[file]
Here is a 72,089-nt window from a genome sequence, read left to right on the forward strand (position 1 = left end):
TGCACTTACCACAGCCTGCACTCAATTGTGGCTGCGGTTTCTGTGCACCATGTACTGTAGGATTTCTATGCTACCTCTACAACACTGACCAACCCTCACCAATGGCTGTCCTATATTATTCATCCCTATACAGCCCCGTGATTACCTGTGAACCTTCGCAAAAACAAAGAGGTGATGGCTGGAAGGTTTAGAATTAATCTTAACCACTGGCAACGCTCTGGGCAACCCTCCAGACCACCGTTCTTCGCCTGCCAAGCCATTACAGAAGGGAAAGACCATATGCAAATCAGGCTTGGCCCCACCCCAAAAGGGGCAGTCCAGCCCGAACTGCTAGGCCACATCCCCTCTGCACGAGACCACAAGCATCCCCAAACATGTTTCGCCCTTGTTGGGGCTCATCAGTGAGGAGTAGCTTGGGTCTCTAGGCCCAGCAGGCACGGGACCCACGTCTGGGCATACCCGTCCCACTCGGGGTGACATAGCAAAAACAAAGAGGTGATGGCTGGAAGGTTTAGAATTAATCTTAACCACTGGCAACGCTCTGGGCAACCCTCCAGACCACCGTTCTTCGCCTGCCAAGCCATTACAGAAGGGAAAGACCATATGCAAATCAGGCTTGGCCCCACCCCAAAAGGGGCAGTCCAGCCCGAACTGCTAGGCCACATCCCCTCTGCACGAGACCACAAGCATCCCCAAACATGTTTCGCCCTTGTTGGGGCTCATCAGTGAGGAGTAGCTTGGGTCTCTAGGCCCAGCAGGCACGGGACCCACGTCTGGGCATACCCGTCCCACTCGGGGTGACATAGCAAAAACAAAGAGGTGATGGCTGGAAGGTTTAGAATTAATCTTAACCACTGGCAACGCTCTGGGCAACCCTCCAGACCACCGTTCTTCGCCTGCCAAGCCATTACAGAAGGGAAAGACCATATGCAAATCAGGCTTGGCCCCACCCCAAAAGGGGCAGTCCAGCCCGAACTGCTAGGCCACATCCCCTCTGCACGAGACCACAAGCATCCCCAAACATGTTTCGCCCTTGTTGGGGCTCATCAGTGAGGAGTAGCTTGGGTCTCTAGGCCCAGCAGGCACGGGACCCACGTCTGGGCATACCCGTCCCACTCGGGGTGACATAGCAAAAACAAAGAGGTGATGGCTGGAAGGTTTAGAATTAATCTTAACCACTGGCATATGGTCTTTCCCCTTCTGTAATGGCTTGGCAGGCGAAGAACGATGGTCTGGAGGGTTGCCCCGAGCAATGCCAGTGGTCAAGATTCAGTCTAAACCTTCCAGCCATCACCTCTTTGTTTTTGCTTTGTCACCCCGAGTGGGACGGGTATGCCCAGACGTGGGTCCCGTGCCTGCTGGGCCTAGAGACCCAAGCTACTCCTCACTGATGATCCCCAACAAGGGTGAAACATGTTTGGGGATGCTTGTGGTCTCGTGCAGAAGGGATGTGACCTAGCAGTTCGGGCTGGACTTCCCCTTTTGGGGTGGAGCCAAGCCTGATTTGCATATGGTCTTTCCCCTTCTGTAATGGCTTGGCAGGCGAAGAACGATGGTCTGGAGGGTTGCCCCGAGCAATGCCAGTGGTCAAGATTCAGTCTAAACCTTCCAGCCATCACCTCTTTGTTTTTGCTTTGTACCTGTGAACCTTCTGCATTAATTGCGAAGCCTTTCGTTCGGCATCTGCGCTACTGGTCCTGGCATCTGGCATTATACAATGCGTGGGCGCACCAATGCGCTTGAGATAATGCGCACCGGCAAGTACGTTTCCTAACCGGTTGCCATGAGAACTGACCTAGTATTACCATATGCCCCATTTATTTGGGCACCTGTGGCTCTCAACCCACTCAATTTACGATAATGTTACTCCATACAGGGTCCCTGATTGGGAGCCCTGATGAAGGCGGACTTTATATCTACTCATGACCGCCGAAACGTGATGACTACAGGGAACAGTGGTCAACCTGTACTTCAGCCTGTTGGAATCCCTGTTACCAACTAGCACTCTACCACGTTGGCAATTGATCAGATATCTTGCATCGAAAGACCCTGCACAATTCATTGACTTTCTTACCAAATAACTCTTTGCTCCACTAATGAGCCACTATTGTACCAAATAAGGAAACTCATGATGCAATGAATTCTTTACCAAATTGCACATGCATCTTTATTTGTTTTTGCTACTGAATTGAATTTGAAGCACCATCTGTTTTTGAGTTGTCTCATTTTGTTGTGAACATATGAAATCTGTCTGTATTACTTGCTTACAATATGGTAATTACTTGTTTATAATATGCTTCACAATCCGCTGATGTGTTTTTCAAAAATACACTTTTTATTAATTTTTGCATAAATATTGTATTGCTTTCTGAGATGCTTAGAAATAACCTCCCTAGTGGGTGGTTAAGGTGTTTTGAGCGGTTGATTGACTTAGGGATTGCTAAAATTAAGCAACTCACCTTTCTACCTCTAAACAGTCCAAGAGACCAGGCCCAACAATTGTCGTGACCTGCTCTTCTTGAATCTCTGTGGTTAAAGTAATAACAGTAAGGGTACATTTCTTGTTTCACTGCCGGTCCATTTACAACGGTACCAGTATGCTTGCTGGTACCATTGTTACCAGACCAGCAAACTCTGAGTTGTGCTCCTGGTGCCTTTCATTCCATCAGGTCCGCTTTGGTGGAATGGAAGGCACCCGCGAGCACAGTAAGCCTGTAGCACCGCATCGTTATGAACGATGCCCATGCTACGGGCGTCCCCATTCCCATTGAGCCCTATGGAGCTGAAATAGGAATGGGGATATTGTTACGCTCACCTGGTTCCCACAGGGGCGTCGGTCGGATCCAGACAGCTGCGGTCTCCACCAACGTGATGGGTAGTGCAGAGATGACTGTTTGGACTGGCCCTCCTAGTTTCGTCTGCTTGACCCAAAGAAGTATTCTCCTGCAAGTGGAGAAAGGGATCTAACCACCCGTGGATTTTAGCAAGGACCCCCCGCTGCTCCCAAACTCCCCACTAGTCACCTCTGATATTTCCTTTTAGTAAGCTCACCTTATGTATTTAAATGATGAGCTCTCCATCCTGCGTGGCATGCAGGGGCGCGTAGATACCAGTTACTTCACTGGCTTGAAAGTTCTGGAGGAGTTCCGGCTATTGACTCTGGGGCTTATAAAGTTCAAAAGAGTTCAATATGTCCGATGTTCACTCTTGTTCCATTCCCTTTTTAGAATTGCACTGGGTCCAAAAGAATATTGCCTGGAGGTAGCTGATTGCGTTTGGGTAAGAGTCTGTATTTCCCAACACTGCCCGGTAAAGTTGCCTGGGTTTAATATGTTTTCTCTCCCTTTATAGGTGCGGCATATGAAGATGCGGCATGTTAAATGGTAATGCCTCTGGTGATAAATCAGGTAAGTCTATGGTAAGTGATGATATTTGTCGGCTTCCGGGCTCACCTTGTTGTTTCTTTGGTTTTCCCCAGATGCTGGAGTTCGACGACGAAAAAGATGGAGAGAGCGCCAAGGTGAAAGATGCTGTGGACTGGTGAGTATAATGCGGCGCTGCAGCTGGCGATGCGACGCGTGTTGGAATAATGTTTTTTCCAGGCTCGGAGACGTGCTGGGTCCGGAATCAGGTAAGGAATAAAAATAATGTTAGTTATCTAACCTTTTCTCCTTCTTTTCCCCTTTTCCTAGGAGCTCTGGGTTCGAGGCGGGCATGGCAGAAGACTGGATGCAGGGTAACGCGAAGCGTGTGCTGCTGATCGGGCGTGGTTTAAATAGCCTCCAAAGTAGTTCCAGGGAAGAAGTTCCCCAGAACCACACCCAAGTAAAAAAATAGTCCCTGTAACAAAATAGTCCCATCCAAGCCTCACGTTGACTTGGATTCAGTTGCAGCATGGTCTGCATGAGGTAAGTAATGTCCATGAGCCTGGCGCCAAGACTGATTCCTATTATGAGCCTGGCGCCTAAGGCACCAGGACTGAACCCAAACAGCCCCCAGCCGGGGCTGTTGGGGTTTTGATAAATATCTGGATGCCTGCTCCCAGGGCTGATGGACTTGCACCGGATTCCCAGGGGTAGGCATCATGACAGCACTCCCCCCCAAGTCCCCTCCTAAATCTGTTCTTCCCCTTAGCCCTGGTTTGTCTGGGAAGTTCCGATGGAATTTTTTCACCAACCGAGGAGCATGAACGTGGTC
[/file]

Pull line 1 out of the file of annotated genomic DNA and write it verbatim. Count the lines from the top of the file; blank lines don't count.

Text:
Here is a 72,089-nt window from a genome sequence, read left to right on the forward strand (position 1 = left end):